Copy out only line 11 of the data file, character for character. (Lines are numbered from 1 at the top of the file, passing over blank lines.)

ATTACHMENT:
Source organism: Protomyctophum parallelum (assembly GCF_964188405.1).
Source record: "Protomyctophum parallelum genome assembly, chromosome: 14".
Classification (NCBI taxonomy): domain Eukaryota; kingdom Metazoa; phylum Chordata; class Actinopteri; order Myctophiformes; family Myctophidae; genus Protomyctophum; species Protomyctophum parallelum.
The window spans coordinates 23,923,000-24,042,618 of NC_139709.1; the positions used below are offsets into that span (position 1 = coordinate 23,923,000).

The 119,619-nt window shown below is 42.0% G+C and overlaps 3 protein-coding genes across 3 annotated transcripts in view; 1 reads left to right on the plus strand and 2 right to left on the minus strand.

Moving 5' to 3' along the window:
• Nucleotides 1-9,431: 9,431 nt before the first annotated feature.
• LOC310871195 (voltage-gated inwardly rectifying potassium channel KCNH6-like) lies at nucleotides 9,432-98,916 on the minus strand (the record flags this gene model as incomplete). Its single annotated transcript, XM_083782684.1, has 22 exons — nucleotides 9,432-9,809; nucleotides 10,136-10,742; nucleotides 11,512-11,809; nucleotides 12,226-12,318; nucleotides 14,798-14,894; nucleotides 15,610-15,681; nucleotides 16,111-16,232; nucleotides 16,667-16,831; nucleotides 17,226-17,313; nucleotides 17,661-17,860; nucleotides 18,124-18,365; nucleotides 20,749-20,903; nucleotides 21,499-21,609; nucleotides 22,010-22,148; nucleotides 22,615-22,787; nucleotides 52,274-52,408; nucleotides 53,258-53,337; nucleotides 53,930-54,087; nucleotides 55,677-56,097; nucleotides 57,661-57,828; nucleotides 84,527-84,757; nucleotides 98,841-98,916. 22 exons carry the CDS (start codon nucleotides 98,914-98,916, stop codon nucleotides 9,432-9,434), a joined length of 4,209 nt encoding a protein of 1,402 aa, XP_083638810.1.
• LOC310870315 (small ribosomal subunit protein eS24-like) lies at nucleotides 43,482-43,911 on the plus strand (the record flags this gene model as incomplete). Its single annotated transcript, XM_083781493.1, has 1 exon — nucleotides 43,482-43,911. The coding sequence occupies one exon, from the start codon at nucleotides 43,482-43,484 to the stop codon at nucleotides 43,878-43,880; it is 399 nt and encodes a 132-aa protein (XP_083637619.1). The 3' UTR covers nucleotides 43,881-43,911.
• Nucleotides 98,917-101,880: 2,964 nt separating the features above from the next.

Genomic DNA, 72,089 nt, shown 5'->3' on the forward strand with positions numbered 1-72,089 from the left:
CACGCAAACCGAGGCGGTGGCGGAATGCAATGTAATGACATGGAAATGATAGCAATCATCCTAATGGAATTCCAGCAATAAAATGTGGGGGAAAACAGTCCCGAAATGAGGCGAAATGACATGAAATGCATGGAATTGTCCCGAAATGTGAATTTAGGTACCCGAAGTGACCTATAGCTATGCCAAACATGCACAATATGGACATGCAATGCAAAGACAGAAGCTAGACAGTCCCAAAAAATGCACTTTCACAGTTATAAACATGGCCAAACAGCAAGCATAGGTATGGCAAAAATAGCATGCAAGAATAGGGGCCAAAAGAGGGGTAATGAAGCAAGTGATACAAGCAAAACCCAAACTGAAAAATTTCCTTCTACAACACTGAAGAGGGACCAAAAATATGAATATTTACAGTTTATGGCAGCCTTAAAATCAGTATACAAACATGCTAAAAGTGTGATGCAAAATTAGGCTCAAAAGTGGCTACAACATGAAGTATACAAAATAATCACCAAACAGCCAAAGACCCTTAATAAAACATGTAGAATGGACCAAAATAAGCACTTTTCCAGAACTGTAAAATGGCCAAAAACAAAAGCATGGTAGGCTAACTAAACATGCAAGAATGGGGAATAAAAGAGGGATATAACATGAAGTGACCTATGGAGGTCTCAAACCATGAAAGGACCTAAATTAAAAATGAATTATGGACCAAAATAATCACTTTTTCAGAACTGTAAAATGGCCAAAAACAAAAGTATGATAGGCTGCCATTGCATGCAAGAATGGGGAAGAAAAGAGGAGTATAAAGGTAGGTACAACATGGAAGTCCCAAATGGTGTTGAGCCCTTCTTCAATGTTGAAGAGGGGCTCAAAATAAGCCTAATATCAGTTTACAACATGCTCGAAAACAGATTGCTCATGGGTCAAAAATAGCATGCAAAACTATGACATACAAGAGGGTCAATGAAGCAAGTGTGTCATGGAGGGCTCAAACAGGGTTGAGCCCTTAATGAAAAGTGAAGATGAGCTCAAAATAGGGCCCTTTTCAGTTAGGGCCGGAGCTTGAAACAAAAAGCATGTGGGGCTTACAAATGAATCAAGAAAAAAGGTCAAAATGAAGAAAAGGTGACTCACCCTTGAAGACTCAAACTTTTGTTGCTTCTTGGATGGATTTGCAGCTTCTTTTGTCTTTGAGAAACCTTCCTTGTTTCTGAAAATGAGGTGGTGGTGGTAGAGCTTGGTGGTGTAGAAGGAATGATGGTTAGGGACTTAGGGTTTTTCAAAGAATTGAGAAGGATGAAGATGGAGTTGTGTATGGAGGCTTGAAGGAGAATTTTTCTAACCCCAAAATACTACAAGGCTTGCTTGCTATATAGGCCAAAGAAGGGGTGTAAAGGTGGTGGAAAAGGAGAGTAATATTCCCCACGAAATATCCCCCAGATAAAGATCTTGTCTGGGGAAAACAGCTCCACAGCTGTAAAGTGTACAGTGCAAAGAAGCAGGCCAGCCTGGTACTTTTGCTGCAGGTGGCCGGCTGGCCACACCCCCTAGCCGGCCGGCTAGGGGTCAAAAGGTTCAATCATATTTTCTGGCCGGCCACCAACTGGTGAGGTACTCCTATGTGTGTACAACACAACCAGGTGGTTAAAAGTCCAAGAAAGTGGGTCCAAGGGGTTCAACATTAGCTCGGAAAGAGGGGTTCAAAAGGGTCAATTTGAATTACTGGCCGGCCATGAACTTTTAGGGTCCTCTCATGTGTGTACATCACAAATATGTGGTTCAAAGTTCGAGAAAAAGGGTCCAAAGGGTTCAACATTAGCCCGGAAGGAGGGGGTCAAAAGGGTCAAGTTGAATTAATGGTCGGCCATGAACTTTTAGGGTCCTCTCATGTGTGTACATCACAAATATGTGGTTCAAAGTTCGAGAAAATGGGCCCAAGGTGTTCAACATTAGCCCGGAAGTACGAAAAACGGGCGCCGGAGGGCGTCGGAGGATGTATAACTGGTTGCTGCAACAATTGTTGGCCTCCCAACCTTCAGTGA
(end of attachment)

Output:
Genomic DNA, 72,089 nt, shown 5'->3' on the forward strand with positions numbered 1-72,089 from the left: